Oslo: Six countries, including China, Russia and Iraq, have turned down an invitation for their ambassadors in Oslo to attend the Nobel Peace Prize ceremony in honour of jailed Chinese dissident Liu Xiaobo next month, the Nobel Institute said on Thursday.
“As of this morning (Thursday), 36 ambassadors had accepted our invitation, 16 had not replied and six had said ‘no’,” Nobel Institute director Geir Lundestad said.
“The six who have said no are China, Russia, Kazakhstan, Cuba, Morocco and Iraq,” he added.
As each year, the Institute has invited all ambassadors based in the Norwegian capital to attend the December 10 ceremony, and the diplomats had until November 15 to say whether or not they would come.
However, following threats from Beijing of “consequences” for countries that support Liu, a number of embassies had requested more time to reach a decision on whether to participate.
China’s rulers were enraged by the decision to give the 2010 Peace Prize to Liu, who was sentenced to 11 years in prison last December on subversion charges after co-authoring a manifesto calling for political reform in China, and who they consider a “criminal”.
The Chinese embassy in Oslo sent a letter to other countries’ missions in the city requesting that they refrain from attending the ceremony.
Despite the warning, most Western countries, including the United States, Britain, France and Germany have said they will attend.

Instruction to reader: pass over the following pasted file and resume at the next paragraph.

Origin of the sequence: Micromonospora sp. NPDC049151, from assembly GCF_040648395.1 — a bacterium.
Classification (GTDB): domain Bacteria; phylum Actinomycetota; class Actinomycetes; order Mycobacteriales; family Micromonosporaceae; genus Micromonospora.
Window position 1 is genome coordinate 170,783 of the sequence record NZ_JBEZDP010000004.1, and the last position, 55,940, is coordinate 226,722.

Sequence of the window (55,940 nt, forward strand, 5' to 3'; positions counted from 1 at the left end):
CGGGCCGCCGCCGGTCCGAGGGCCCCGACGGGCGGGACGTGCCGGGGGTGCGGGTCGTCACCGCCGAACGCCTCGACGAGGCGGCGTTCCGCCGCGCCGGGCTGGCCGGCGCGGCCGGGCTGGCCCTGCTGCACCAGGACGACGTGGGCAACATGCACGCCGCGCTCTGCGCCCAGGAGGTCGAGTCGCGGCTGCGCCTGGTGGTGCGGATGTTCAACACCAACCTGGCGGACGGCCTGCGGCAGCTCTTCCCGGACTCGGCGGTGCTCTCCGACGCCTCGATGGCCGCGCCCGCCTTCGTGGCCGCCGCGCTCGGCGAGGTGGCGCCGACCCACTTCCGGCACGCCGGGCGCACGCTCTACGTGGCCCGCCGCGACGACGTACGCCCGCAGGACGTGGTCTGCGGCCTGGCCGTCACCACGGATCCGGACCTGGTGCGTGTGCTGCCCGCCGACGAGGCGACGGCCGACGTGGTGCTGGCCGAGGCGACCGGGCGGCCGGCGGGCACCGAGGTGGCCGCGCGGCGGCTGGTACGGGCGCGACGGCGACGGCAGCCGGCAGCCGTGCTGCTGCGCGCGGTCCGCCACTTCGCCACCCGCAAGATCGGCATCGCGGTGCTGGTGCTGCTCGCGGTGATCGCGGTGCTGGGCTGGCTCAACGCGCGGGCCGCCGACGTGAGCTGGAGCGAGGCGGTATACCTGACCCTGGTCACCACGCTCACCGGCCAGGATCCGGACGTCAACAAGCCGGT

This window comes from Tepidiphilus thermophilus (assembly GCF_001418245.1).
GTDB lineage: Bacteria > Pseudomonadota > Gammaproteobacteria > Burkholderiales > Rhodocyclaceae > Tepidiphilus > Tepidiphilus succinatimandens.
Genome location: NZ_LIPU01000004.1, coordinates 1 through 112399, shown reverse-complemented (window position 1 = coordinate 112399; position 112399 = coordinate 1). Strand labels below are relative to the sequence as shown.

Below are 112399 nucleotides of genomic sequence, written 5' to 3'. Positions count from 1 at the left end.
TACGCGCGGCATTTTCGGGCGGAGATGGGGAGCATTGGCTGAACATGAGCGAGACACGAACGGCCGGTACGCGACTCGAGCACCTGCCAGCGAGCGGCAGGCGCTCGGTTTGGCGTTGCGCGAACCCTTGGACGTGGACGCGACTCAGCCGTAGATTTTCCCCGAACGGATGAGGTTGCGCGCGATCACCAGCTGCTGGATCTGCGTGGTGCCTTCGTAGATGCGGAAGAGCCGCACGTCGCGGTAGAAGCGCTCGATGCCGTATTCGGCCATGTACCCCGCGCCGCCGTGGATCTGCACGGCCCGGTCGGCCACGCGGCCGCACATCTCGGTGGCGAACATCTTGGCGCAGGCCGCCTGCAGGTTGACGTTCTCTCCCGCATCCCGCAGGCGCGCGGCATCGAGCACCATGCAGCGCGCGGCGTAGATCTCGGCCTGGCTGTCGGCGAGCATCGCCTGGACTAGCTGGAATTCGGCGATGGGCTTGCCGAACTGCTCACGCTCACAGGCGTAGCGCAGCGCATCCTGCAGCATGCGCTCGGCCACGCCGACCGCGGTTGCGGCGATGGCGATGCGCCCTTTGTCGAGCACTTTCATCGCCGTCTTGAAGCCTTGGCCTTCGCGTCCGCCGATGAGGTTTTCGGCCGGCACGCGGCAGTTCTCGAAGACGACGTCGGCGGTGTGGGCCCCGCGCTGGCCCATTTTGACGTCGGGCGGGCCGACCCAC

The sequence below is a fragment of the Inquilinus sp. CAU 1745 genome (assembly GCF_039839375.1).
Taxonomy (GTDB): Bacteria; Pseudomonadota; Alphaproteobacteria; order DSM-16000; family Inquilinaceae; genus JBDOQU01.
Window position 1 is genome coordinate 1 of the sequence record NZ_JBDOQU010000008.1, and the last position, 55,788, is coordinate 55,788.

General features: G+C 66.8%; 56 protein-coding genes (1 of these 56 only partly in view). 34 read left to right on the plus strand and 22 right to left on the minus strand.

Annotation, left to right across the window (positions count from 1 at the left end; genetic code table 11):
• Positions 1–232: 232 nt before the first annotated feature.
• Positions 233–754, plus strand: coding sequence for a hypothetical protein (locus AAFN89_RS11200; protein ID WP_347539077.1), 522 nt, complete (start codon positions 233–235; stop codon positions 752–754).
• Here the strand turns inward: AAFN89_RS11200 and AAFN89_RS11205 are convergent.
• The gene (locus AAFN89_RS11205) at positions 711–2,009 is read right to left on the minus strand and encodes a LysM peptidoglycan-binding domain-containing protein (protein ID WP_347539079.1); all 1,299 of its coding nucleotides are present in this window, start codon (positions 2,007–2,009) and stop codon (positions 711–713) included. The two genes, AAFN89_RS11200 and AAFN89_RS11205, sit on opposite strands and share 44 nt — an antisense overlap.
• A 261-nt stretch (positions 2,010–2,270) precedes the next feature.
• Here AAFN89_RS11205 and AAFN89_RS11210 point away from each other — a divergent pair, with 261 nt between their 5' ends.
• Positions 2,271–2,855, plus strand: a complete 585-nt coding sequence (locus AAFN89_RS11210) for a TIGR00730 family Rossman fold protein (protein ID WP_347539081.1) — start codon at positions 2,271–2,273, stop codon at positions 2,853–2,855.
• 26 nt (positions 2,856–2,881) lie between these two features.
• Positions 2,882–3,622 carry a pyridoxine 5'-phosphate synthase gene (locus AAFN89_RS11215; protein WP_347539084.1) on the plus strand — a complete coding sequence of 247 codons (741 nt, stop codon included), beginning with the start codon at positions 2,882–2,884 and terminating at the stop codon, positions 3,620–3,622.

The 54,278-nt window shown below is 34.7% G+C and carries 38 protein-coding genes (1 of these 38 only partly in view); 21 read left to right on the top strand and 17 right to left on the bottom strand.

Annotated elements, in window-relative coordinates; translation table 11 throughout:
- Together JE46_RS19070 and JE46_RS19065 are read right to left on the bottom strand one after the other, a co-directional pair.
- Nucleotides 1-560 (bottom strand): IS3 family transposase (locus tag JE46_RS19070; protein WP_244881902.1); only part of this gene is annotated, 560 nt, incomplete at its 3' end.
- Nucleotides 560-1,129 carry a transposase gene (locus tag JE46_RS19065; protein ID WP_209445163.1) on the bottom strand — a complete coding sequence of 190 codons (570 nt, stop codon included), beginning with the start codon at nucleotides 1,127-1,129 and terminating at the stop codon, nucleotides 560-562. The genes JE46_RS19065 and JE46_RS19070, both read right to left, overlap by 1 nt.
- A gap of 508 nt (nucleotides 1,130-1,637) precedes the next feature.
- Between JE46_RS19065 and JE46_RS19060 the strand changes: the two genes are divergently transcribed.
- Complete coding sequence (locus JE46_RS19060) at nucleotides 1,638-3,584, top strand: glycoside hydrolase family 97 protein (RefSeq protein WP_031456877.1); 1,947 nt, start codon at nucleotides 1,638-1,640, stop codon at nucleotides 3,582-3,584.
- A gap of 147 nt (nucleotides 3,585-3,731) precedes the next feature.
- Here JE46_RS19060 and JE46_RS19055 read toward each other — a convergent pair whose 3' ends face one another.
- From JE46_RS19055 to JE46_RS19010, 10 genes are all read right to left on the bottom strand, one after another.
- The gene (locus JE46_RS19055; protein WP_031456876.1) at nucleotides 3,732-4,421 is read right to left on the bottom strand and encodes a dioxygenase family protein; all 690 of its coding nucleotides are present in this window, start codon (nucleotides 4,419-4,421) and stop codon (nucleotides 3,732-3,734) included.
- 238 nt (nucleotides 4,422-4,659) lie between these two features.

Lundestad refused to comment on which countries remained hesitant to participating, but Norwegian media reported that the embassies of India, Pakistan and Indonesia were among those that had said they were waiting for clearance from their home governments before accepting the invitation.
Lundestad, meanwhile, cautioned that “you should not over-interpret these numbers because there are always some ambassadors who don’t come for one reason or another”.
“In 2008, for example, 10 ambassadors were not present,” he pointed out, adding that “there is not always a political reason” why ambassadors turn down the invitation.
In any case, it is difficult to know why some ambassadors do not attend the ceremony, Lundestad said, pointing out that “if you call the Russian ambassador, he will say: ‘I’m not coming because I’m not in Oslo’.”
“We just send them a card. We just ask ‘yes’ or ‘no’? They don’t have to give a reason, we don’t ask,” he said, adding that it remained unclear when the remaining ambassadors would respond to the invitation.
With Liu in prison and his wife Liu Xia under house arrest and his two brothers not sure of being able to leave China, it appears unlikely that anyone from the laureate’s family will be able to come to Oslo to receive the prize.